Brock Mullen, BSBA ’23, wrote this for the Olin Blog. He is majoring in finance and Chinese.
We all have difficulty processing change – not knowing what the future holds can be intimidating. However, by embracing differences and learning to love them, we can improve our future.
On my first day at WashU, my dorm went through a roll call to make sure everyone had moved in. While waiting to be called, I realized I had never heard almost any of the names being called out: “Ezinne,” “Ishana,” “Hans,” “Karinne.” These were nothing like the names from back home; I was used to the five Jakes and seven Graces I had grown up with since preschool. I later recognized I had been presented with the first major change of my college experience, and I knew there would be a lot more heading my way.
My hometown of Parker, Colorado, is quite different from WashU. Parker is virtually homogenous racially, politically and economically. I got used to being around people just like me, so it was uncomfortable to be around so much newness. In my initial shock, I wasn’t sure how to address the variety of novel perspectives now presenting themselves as names, ideologies and more. I knew that this change was happening whether I wanted it to or not. I needed to learn how to cope.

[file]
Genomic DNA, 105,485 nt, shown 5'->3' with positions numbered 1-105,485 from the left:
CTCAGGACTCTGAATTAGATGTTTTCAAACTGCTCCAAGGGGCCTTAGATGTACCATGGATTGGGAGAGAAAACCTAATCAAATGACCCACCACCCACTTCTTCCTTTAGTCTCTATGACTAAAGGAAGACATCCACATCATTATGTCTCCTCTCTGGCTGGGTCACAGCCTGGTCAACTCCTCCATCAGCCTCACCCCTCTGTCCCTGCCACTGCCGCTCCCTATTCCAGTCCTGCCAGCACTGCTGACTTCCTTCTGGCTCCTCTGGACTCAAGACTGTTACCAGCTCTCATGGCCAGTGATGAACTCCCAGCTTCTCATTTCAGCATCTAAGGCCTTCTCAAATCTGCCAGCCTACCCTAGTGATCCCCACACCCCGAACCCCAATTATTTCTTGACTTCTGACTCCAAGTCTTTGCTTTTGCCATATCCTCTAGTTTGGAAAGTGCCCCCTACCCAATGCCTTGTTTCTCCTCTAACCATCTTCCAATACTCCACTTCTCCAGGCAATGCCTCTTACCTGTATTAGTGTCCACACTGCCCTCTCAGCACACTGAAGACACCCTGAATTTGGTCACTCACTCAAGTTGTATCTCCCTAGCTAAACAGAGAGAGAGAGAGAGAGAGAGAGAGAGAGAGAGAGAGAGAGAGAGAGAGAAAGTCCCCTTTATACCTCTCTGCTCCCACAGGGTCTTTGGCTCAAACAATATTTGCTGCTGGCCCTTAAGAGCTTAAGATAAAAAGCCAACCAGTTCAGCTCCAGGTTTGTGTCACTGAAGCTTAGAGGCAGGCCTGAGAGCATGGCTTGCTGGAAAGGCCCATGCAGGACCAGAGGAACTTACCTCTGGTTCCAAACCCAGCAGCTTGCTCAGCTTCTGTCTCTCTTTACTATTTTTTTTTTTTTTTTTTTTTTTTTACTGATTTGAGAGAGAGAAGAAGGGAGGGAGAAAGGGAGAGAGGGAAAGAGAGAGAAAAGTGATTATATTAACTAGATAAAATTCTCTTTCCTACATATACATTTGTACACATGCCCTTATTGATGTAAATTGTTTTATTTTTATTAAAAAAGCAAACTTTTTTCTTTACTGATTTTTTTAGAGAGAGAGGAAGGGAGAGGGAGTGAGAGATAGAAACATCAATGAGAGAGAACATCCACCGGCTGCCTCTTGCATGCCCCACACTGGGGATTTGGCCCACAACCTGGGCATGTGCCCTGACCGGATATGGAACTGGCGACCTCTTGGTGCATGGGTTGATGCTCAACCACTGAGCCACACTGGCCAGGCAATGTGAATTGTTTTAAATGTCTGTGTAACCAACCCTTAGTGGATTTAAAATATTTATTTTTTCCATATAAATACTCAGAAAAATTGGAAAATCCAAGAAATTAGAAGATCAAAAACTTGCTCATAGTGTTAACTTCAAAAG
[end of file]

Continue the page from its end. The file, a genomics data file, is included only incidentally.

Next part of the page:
Coping with change
I spent a lot of time reflecting on my new experiences. Soon after processing the new faces, ideas and perspectives, I came to realize that college is about more than learning from lectures and textbooks. It’s about learning how to handle change. Life is not predictable. So, in order to take full advantage of my life and time at WashU, I needed to master the skill that is processing and internalizing change.
To grasp change and make it easier to handle, I always look for the positive in every situation. There is always something good to cling to! Through my optimism, I enhance my ability to accept change. Focusing on the benefits, especially when facing inevitably uncomfortable situations, will allow you to overcome them and seize the opportunity to learn.
Since learning how to embrace change, I have been the recipient of seemingly endless benefits. Still, it’s not easy to immediately absorb and accept the changes thrust upon my day-to-day. It is through consistent reflection that I continue to learn so much about other cultures, people, and lifestyles different from mine back in Parker. By seeking out opportunities to engage with change, I am a more well-rounded person and better prepared to tackle the future challenges of my life.